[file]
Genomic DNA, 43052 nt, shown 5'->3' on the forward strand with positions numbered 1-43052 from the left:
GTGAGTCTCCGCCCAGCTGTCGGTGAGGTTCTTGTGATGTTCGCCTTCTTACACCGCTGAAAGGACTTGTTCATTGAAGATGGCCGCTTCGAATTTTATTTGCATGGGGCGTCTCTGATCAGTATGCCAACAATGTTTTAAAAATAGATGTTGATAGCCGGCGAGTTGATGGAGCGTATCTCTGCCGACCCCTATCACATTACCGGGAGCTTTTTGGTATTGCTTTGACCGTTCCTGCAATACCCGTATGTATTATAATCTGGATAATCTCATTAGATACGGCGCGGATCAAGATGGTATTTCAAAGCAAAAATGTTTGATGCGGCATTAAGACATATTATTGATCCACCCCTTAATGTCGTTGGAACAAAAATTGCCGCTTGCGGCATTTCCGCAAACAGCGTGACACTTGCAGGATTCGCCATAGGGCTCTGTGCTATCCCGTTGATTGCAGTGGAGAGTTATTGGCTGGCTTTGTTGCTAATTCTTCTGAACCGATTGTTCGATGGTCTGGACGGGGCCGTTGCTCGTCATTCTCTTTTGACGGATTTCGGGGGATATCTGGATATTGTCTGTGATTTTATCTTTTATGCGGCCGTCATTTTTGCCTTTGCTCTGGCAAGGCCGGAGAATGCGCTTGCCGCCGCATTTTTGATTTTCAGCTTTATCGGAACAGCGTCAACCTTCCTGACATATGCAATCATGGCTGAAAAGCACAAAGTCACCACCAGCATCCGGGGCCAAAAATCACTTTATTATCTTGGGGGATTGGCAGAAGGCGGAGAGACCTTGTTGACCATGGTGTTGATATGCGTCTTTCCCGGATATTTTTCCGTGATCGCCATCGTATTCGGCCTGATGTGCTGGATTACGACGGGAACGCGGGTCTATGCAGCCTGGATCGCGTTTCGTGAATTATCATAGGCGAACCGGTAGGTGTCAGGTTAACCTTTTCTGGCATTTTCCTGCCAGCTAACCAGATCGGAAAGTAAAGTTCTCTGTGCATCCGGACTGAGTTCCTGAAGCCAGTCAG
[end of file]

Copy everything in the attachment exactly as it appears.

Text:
Genomic DNA, 43052 nt, shown 5'->3' on the forward strand with positions numbered 1-43052 from the left:
GTGAGTCTCCGCCCAGCTGTCGGTGAGGTTCTTGTGATGTTCGCCTTCTTACACCGCTGAAAGGACTTGTTCATTGAAGATGGCCGCTTCGAATTTTATTTGCATGGGGCGTCTCTGATCAGTATGCCAACAATGTTTTAAAAATAGATGTTGATAGCCGGCGAGTTGATGGAGCGTATCTCTGCCGACCCCTATCACATTACCGGGAGCTTTTTGGTATTGCTTTGACCGTTCCTGCAATACCCGTATGTATTATAATCTGGATAATCTCATTAGATACGGCGCGGATCAAGATGGTATTTCAAAGCAAAAATGTTTGATGCGGCATTAAGACATATTATTGATCCACCCCTTAATGTCGTTGGAACAAAAATTGCCGCTTGCGGCATTTCCGCAAACAGCGTGACACTTGCAGGATTCGCCATAGGGCTCTGTGCTATCCCGTTGATTGCAGTGGAGAGTTATTGGCTGGCTTTGTTGCTAATTCTTCTGAACCGATTGTTCGATGGTCTGGACGGGGCCGTTGCTCGTCATTCTCTTTTGACGGATTTCGGGGGATATCTGGATATTGTCTGTGATTTTATCTTTTATGCGGCCGTCATTTTTGCCTTTGCTCTGGCAAGGCCGGAGAATGCGCTTGCCGCCGCATTTTTGATTTTCAGCTTTATCGGAACAGCGTCAACCTTCCTGACATATGCAATCATGGCTGAAAAGCACAAAGTCACCACCAGCATCCGGGGCCAAAAATCACTTTATTATCTTGGGGGATTGGCAGAAGGCGGAGAGACCTTGTTGACCATGGTGTTGATATGCGTCTTTCCCGGATATTTTTCCGTGATCGCCATCGTATTCGGCCTGATGTGCTGGATTACGACGGGAACGCGGGTCTATGCAGCCTGGATCGCGTTTCGTGAATTATCATAGGCGAACCGGTAGGTGTCAGGTTAACCTTTTCTGGCATTTTCCTGCCAGCTAACCAGATCGGAAAGTAAAGTTCTCTGTGCATCCGGACTGAGTTCCTGAAGCCAGTCAG